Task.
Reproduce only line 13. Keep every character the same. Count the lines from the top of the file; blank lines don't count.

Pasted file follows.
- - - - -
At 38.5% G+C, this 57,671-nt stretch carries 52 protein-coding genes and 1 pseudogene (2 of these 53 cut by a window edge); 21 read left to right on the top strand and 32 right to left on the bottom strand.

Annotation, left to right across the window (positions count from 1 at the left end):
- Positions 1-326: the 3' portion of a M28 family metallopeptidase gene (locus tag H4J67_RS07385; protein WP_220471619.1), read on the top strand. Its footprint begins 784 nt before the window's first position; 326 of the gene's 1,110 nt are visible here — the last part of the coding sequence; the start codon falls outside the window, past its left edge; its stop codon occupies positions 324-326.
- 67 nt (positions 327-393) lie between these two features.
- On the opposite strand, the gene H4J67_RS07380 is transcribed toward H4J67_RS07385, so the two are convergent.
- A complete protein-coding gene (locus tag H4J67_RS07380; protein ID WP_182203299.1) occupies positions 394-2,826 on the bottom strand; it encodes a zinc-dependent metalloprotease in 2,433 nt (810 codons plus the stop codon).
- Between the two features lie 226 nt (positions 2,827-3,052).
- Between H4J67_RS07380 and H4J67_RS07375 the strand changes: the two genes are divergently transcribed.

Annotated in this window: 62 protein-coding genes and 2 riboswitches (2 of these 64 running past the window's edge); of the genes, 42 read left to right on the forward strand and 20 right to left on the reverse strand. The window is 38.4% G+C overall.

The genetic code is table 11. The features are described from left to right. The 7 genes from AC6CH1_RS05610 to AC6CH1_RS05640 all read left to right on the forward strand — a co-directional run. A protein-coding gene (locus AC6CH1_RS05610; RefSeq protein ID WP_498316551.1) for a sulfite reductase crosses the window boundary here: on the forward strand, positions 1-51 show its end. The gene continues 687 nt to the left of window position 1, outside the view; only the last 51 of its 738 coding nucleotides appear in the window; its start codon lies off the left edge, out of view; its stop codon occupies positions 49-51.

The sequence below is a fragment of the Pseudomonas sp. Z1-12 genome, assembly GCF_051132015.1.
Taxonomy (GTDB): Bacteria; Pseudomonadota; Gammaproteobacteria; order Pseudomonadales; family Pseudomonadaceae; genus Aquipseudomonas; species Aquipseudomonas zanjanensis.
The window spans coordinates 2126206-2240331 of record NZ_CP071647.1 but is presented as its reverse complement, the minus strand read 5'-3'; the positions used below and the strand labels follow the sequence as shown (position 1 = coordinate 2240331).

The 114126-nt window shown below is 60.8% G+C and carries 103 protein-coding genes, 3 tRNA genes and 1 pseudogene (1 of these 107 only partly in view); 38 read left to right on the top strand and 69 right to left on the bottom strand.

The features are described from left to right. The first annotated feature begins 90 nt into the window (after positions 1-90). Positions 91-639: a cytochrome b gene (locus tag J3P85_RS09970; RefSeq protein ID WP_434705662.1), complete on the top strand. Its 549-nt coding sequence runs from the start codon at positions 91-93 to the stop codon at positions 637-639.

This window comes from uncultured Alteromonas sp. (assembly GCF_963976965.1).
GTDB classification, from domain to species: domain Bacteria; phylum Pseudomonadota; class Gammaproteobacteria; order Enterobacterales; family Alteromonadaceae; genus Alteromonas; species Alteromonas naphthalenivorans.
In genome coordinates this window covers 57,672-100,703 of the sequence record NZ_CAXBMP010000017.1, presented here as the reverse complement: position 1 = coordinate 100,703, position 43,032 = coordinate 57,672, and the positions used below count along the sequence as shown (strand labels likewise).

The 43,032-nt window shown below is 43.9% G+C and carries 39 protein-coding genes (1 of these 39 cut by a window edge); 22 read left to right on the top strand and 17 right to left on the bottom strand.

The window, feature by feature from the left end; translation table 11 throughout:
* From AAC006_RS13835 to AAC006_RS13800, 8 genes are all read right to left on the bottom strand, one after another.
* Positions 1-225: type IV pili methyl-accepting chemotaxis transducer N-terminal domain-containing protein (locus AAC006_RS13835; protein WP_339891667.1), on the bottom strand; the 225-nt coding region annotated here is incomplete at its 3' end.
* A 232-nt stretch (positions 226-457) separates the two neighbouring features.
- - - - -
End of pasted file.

The window spans coordinates 2126206-2240331 of record NZ_CP071647.1 but is presented as its reverse complement, the minus strand read 5'-3'; the positions used below and the strand labels follow the sequence as shown (position 1 = coordinate 2240331).